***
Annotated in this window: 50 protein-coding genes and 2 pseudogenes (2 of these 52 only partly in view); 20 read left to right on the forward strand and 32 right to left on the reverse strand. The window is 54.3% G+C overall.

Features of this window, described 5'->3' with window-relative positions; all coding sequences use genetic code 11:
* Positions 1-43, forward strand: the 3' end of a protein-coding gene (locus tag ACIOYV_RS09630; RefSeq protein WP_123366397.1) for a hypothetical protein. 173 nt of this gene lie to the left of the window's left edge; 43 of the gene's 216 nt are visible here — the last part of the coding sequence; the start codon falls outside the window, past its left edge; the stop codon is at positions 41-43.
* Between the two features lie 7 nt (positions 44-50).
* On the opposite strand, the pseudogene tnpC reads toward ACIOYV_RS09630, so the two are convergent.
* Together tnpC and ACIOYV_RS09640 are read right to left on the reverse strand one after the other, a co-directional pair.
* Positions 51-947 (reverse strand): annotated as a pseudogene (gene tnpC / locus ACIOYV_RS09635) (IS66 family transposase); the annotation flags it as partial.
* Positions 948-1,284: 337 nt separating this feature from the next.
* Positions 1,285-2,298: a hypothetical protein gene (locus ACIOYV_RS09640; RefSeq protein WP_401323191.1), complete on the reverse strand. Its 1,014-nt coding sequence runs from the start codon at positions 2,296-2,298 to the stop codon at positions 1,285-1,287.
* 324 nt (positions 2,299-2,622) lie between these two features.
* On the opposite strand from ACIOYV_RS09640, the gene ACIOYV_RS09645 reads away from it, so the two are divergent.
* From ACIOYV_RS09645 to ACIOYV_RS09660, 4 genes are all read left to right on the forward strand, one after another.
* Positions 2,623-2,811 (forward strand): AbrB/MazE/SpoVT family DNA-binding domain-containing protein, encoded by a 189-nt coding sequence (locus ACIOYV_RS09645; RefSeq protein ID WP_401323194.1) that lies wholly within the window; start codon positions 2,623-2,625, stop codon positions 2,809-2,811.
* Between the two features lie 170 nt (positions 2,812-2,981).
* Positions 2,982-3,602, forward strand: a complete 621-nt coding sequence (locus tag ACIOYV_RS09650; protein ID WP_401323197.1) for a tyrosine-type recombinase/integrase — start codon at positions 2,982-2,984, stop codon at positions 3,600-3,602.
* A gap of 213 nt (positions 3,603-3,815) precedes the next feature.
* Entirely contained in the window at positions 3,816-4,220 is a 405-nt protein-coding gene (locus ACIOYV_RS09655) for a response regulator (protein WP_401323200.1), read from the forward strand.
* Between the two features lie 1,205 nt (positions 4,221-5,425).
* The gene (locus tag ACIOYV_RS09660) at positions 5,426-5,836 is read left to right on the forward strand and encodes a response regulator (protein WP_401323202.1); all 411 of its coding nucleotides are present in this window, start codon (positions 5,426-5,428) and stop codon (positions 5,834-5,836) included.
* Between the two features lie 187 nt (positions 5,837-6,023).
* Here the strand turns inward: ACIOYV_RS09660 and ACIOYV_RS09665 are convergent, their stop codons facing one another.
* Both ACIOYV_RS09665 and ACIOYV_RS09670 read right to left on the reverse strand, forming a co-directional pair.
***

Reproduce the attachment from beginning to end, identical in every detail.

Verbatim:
Annotated in this window: 50 protein-coding genes and 2 pseudogenes (2 of these 52 only partly in view); 20 read left to right on the forward strand and 32 right to left on the reverse strand. The window is 54.3% G+C overall.

Features of this window, described 5'->3' with window-relative positions; all coding sequences use genetic code 11:
* Positions 1-43, forward strand: the 3' end of a protein-coding gene (locus tag ACIOYV_RS09630; RefSeq protein WP_123366397.1) for a hypothetical protein. 173 nt of this gene lie to the left of the window's left edge; 43 of the gene's 216 nt are visible here — the last part of the coding sequence; the start codon falls outside the window, past its left edge; the stop codon is at positions 41-43.
* Between the two features lie 7 nt (positions 44-50).
* On the opposite strand, the pseudogene tnpC reads toward ACIOYV_RS09630, so the two are convergent.
* Together tnpC and ACIOYV_RS09640 are read right to left on the reverse strand one after the other, a co-directional pair.
* Positions 51-947 (reverse strand): annotated as a pseudogene (gene tnpC / locus ACIOYV_RS09635) (IS66 family transposase); the annotation flags it as partial.
* Positions 948-1,284: 337 nt separating this feature from the next.
* Positions 1,285-2,298: a hypothetical protein gene (locus ACIOYV_RS09640; RefSeq protein WP_401323191.1), complete on the reverse strand. Its 1,014-nt coding sequence runs from the start codon at positions 2,296-2,298 to the stop codon at positions 1,285-1,287.
* 324 nt (positions 2,299-2,622) lie between these two features.
* On the opposite strand from ACIOYV_RS09640, the gene ACIOYV_RS09645 reads away from it, so the two are divergent.
* From ACIOYV_RS09645 to ACIOYV_RS09660, 4 genes are all read left to right on the forward strand, one after another.
* Positions 2,623-2,811 (forward strand): AbrB/MazE/SpoVT family DNA-binding domain-containing protein, encoded by a 189-nt coding sequence (locus ACIOYV_RS09645; RefSeq protein ID WP_401323194.1) that lies wholly within the window; start codon positions 2,623-2,625, stop codon positions 2,809-2,811.
* Between the two features lie 170 nt (positions 2,812-2,981).
* Positions 2,982-3,602, forward strand: a complete 621-nt coding sequence (locus tag ACIOYV_RS09650; protein ID WP_401323197.1) for a tyrosine-type recombinase/integrase — start codon at positions 2,982-2,984, stop codon at positions 3,600-3,602.
* A gap of 213 nt (positions 3,603-3,815) precedes the next feature.
* Entirely contained in the window at positions 3,816-4,220 is a 405-nt protein-coding gene (locus ACIOYV_RS09655) for a response regulator (protein WP_401323200.1), read from the forward strand.
* Between the two features lie 1,205 nt (positions 4,221-5,425).
* The gene (locus tag ACIOYV_RS09660) at positions 5,426-5,836 is read left to right on the forward strand and encodes a response regulator (protein WP_401323202.1); all 411 of its coding nucleotides are present in this window, start codon (positions 5,426-5,428) and stop codon (positions 5,834-5,836) included.
* Between the two features lie 187 nt (positions 5,837-6,023).
* Here the strand turns inward: ACIOYV_RS09660 and ACIOYV_RS09665 are convergent, their stop codons facing one another.
* Both ACIOYV_RS09665 and ACIOYV_RS09670 read right to left on the reverse strand, forming a co-directional pair.